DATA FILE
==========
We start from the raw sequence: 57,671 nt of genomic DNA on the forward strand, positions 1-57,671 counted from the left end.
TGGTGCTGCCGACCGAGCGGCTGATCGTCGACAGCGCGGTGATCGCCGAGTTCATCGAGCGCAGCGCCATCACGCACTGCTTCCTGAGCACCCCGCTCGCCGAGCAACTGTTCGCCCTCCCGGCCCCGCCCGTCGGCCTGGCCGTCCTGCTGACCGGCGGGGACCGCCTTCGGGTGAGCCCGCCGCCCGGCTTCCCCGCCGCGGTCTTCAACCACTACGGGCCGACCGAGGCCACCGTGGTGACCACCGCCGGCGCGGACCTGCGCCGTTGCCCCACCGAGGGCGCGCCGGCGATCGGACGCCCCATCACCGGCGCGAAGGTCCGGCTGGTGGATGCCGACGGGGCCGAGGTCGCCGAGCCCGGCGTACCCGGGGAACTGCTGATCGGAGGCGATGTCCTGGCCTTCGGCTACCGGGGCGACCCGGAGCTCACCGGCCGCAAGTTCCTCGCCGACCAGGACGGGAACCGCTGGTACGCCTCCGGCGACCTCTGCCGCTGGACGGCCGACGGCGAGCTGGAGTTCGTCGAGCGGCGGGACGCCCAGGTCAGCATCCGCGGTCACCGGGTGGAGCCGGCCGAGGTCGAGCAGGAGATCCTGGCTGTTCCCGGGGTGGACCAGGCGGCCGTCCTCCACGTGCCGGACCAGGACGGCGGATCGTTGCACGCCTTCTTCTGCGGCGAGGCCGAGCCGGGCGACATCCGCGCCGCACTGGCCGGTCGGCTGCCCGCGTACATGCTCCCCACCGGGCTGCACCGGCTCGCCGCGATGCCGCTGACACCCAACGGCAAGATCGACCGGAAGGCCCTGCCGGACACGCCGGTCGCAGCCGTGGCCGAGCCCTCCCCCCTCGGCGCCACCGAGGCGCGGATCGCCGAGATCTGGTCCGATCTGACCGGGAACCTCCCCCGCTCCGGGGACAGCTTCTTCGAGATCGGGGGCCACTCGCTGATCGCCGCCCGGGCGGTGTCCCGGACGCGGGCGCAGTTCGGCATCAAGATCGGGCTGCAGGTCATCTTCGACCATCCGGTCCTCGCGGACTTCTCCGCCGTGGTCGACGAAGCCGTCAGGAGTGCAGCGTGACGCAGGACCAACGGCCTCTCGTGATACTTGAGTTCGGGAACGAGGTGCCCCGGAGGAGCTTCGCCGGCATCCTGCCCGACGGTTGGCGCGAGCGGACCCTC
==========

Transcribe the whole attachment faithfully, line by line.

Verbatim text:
We start from the raw sequence: 57,671 nt of genomic DNA on the forward strand, positions 1-57,671 counted from the left end.
TGGTGCTGCCGACCGAGCGGCTGATCGTCGACAGCGCGGTGATCGCCGAGTTCATCGAGCGCAGCGCCATCACGCACTGCTTCCTGAGCACCCCGCTCGCCGAGCAACTGTTCGCCCTCCCGGCCCCGCCCGTCGGCCTGGCCGTCCTGCTGACCGGCGGGGACCGCCTTCGGGTGAGCCCGCCGCCCGGCTTCCCCGCCGCGGTCTTCAACCACTACGGGCCGACCGAGGCCACCGTGGTGACCACCGCCGGCGCGGACCTGCGCCGTTGCCCCACCGAGGGCGCGCCGGCGATCGGACGCCCCATCACCGGCGCGAAGGTCCGGCTGGTGGATGCCGACGGGGCCGAGGTCGCCGAGCCCGGCGTACCCGGGGAACTGCTGATCGGAGGCGATGTCCTGGCCTTCGGCTACCGGGGCGACCCGGAGCTCACCGGCCGCAAGTTCCTCGCCGACCAGGACGGGAACCGCTGGTACGCCTCCGGCGACCTCTGCCGCTGGACGGCCGACGGCGAGCTGGAGTTCGTCGAGCGGCGGGACGCCCAGGTCAGCATCCGCGGTCACCGGGTGGAGCCGGCCGAGGTCGAGCAGGAGATCCTGGCTGTTCCCGGGGTGGACCAGGCGGCCGTCCTCCACGTGCCGGACCAGGACGGCGGATCGTTGCACGCCTTCTTCTGCGGCGAGGCCGAGCCGGGCGACATCCGCGCCGCACTGGCCGGTCGGCTGCCCGCGTACATGCTCCCCACCGGGCTGCACCGGCTCGCCGCGATGCCGCTGACACCCAACGGCAAGATCGACCGGAAGGCCCTGCCGGACACGCCGGTCGCAGCCGTGGCCGAGCCCTCCCCCCTCGGCGCCACCGAGGCGCGGATCGCCGAGATCTGGTCCGATCTGACCGGGAACCTCCCCCGCTCCGGGGACAGCTTCTTCGAGATCGGGGGCCACTCGCTGATCGCCGCCCGGGCGGTGTCCCGGACGCGGGCGCAGTTCGGCATCAAGATCGGGCTGCAGGTCATCTTCGACCATCCGGTCCTCGCGGACTTCTCCGCCGTGGTCGACGAAGCCGTCAGGAGTGCAGCGTGACGCAGGACCAACGGCCTCTCGTGATACTTGAGTTCGGGAACGAGGTGCCCCGGAGGAGCTTCGCCGGCATCCTGCCCGACGGTTGGCGCGAGCGGACCCTC